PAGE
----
We’re introducing this piece by Paul Kingsnorth because it goes into depth on some of the themes we’re trying to address on this blog and in our ‘zines and papers. Namely that the system we’re living under is heading for a major rupture and we need to start thinking about, working towards, and fighting for the better world that we want.
“The Machine,” they exclaimed, “feeds us and clothes us and houses us; through it we speak to one another, through it we see one another, in it we have our being. The Machine is the friend of ideas and the enemy of superstition: the Machine is omnipotent, eternal; blessed is the Machine.”
– E. M. Forster, The Machine Stops, 1909
Samhain, in old Ireland, was one of two annual festivals (the other was Beltaine, in May) in which the veil between the world of humans and the otherworld of the Aos sí – the ‘fairies’ in modern parlance – was said to be thin. Fires were lit, and the burial mounds were opened to allow the dead to move freely between the worlds. Some of the neolithic tombs here have portals which are aligned with the rising of the sun on the eve of Samhain – the 31st of October.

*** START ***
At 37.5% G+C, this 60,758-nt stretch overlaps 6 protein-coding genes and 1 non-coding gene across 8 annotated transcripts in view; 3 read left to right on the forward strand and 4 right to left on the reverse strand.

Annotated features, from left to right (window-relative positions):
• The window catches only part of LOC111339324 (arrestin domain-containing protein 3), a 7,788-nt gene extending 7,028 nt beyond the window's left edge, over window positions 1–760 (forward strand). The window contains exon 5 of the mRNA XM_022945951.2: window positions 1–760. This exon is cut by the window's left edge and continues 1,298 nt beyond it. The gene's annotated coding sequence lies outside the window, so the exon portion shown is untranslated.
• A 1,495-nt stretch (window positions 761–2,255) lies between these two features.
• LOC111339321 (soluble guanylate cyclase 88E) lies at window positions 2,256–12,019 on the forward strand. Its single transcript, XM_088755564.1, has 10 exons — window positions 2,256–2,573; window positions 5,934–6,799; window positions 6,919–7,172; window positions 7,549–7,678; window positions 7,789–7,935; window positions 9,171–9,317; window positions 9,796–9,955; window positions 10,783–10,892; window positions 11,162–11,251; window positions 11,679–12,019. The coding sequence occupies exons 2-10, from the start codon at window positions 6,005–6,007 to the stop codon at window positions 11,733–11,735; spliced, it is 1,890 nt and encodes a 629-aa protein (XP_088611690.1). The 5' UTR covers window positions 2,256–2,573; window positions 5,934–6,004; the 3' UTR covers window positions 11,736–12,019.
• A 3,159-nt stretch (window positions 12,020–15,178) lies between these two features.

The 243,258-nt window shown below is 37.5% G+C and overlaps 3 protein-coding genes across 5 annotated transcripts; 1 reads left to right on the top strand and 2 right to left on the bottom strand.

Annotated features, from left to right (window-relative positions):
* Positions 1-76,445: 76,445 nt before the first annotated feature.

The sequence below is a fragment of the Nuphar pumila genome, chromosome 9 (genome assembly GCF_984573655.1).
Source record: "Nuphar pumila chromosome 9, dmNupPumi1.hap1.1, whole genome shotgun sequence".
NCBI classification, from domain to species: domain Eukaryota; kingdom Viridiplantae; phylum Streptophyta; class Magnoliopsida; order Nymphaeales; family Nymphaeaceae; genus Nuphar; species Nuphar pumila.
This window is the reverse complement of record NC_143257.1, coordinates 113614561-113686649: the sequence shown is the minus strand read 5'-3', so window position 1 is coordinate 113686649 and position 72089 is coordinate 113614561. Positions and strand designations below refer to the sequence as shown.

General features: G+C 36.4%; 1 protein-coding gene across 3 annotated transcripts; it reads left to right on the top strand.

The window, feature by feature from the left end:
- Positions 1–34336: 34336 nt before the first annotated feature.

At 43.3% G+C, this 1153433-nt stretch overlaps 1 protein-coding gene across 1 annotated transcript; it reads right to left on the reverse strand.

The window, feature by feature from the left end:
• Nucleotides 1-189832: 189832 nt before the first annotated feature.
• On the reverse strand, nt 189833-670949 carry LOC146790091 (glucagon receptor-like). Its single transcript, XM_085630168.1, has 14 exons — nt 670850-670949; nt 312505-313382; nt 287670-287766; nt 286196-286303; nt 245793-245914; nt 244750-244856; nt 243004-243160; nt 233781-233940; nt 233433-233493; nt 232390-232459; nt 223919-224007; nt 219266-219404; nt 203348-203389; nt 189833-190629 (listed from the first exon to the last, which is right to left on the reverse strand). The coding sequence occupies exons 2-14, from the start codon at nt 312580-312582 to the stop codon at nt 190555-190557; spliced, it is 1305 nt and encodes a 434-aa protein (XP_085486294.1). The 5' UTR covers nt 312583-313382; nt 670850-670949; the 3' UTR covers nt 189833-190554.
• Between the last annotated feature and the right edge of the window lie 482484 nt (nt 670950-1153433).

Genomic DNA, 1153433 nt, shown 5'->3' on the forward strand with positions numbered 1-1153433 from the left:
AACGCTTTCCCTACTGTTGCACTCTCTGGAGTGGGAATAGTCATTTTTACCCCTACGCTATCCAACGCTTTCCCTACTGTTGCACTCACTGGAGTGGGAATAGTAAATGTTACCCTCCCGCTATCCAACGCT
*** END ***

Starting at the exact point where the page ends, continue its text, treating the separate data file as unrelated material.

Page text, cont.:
Neopagans still take Samhain fairly seriously, but in today’s Ireland the tradition has been almost entirely subsumed by the modern American festival of Halloween. As across much of the Western world, Halloween has moved far from its origins in either Samhain or the Christian festival of All Hallows, and has mutated into a month-long deluge of consumer crap, built around a few Hollywood horror franchises and aimed at getting children to buy as many sweets, pumpkins, plastic witches’ hats, Harry Potter Quidditch broomsticks, inflatable ghost toys and zombie-themed biscuit selections as humanly possible.
Not this year, though. This year, you couldn’t find a cheap, Chinese-made plastic vampire mask in the shops around here for love or money. You couldn’t find much at all, in fact. Usually whole supermarket aisles are decked out with disposable junk destined for the North Pacific gyre, but this year it was mostly noticeable by its absence. This was both strange and uplifting, as if the old spirits had come back to breathe some sanity into what we have made of ourselves.
You can read the rest of this piece by Paul Kingsnorth here